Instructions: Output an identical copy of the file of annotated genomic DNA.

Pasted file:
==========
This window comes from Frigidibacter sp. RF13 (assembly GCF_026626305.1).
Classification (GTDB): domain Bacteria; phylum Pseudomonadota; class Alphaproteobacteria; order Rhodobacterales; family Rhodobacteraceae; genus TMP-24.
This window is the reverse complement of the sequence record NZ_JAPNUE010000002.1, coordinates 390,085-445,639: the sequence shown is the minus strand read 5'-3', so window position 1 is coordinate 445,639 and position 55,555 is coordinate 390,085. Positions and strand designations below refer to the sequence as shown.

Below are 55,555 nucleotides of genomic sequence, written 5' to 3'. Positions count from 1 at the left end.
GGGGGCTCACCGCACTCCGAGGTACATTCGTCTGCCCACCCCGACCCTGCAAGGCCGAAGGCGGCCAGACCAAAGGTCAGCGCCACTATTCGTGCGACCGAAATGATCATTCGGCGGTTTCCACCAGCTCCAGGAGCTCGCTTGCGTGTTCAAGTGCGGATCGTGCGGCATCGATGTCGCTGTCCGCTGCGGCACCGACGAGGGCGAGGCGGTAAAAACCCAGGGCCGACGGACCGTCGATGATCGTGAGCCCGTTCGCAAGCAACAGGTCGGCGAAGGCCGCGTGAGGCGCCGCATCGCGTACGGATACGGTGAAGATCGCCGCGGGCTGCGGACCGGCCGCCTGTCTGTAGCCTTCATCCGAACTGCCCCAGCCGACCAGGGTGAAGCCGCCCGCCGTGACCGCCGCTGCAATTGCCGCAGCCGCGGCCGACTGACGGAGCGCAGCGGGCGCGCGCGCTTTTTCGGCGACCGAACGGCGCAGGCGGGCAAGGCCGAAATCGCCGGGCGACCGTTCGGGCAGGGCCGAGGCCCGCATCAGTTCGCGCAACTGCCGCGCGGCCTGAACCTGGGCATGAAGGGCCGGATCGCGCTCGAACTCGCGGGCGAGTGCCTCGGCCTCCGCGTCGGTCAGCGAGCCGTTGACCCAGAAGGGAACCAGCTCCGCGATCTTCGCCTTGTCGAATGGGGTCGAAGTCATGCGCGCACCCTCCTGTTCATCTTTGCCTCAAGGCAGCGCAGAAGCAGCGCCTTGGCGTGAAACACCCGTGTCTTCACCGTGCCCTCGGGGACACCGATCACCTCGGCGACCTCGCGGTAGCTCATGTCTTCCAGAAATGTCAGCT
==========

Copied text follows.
This window comes from Frigidibacter sp. RF13 (assembly GCF_026626305.1).
Classification (GTDB): domain Bacteria; phylum Pseudomonadota; class Alphaproteobacteria; order Rhodobacterales; family Rhodobacteraceae; genus TMP-24.
This window is the reverse complement of the sequence record NZ_JAPNUE010000002.1, coordinates 390,085-445,639: the sequence shown is the minus strand read 5'-3', so window position 1 is coordinate 445,639 and position 55,555 is coordinate 390,085. Positions and strand designations below refer to the sequence as shown.

Below are 55,555 nucleotides of genomic sequence, written 5' to 3'. Positions count from 1 at the left end.
GGGGGCTCACCGCACTCCGAGGTACATTCGTCTGCCCACCCCGACCCTGCAAGGCCGAAGGCGGCCAGACCAAAGGTCAGCGCCACTATTCGTGCGACCGAAATGATCATTCGGCGGTTTCCACCAGCTCCAGGAGCTCGCTTGCGTGTTCAAGTGCGGATCGTGCGGCATCGATGTCGCTGTCCGCTGCGGCACCGACGAGGGCGAGGCGGTAAAAACCCAGGGCCGACGGACCGTCGATGATCGTGAGCCCGTTCGCAAGCAACAGGTCGGCGAAGGCCGCGTGAGGCGCCGCATCGCGTACGGATACGGTGAAGATCGCCGCGGGCTGCGGACCGGCCGCCTGTCTGTAGCCTTCATCCGAACTGCCCCAGCCGACCAGGGTGAAGCCGCCCGCCGTGACCGCCGCTGCAATTGCCGCAGCCGCGGCCGACTGACGGAGCGCAGCGGGCGCGCGCGCTTTTTCGGCGACCGAACGGCGCAGGCGGGCAAGGCCGAAATCGCCGGGCGACCGTTCGGGCAGGGCCGAGGCCCGCATCAGTTCGCGCAACTGCCGCGCGGCCTGAACCTGGGCATGAAGGGCCGGATCGCGCTCGAACTCGCGGGCGAGTGCCTCGGCCTCCGCGTCGGTCAGCGAGCCGTTGACCCAGAAGGGAACCAGCTCCGCGATCTTCGCCTTGTCGAATGGGGTCGAAGTCATGCGCGCACCCTCCTGTTCATCTTTGCCTCAAGGCAGCGCAGAAGCAGCGCCTTGGCGTGAAACACCCGTGTCTTCACCGTGCCCTCGGGGACACCGATCACCTCGGCGACCTCGCGGTAGCTCATGTCTTCCAGAAATGTCAGCT